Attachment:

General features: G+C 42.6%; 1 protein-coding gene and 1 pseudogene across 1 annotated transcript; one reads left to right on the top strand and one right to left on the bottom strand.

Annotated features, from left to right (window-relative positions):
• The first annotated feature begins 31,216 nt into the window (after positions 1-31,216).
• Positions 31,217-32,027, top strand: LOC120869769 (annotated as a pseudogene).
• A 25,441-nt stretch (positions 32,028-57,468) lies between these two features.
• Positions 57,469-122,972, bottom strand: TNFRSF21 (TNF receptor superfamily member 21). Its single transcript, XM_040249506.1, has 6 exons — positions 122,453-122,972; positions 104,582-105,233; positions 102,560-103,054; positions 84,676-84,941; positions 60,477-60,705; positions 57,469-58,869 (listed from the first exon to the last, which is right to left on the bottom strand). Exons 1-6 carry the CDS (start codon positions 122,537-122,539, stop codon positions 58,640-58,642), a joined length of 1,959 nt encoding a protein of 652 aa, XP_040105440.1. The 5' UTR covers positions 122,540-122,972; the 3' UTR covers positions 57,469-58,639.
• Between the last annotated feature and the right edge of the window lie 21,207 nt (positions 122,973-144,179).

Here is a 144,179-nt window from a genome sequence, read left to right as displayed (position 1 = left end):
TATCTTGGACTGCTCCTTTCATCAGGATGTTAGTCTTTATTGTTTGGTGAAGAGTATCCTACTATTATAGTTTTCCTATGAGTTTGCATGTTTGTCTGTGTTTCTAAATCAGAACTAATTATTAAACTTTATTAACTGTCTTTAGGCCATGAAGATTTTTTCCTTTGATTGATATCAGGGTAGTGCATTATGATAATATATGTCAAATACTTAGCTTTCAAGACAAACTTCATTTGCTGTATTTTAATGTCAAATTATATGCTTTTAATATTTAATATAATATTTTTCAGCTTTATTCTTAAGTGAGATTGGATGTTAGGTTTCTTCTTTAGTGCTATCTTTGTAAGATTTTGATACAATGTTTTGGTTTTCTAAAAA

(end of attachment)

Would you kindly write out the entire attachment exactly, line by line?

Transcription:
General features: G+C 42.6%; 1 protein-coding gene and 1 pseudogene across 1 annotated transcript; one reads left to right on the top strand and one right to left on the bottom strand.

Annotated features, from left to right (window-relative positions):
• The first annotated feature begins 31,216 nt into the window (after positions 1-31,216).
• Positions 31,217-32,027, top strand: LOC120869769 (annotated as a pseudogene).
• A 25,441-nt stretch (positions 32,028-57,468) lies between these two features.
• Positions 57,469-122,972, bottom strand: TNFRSF21 (TNF receptor superfamily member 21). Its single transcript, XM_040249506.1, has 6 exons — positions 122,453-122,972; positions 104,582-105,233; positions 102,560-103,054; positions 84,676-84,941; positions 60,477-60,705; positions 57,469-58,869 (listed from the first exon to the last, which is right to left on the bottom strand). Exons 1-6 carry the CDS (start codon positions 122,537-122,539, stop codon positions 58,640-58,642), a joined length of 1,959 nt encoding a protein of 652 aa, XP_040105440.1. The 5' UTR covers positions 122,540-122,972; the 3' UTR covers positions 57,469-58,639.
• Between the last annotated feature and the right edge of the window lie 21,207 nt (positions 122,973-144,179).

Here is a 144,179-nt window from a genome sequence, read left to right as displayed (position 1 = left end):
TATCTTGGACTGCTCCTTTCATCAGGATGTTAGTCTTTATTGTTTGGTGAAGAGTATCCTACTATTATAGTTTTCCTATGAGTTTGCATGTTTGTCTGTGTTTCTAAATCAGAACTAATTATTAAACTTTATTAACTGTCTTTAGGCCATGAAGATTTTTTCCTTTGATTGATATCAGGGTAGTGCATTATGATAATATATGTCAAATACTTAGCTTTCAAGACAAACTTCATTTGCTGTATTTTAATGTCAAATTATATGCTTTTAATATTTAATATAATATTTTTCAGCTTTATTCTTAAGTGAGATTGGATGTTAGGTTTCTTCTTTAGTGCTATCTTTGTAAGATTTTGATACAATGTTTTGGTTTTCTAAAAA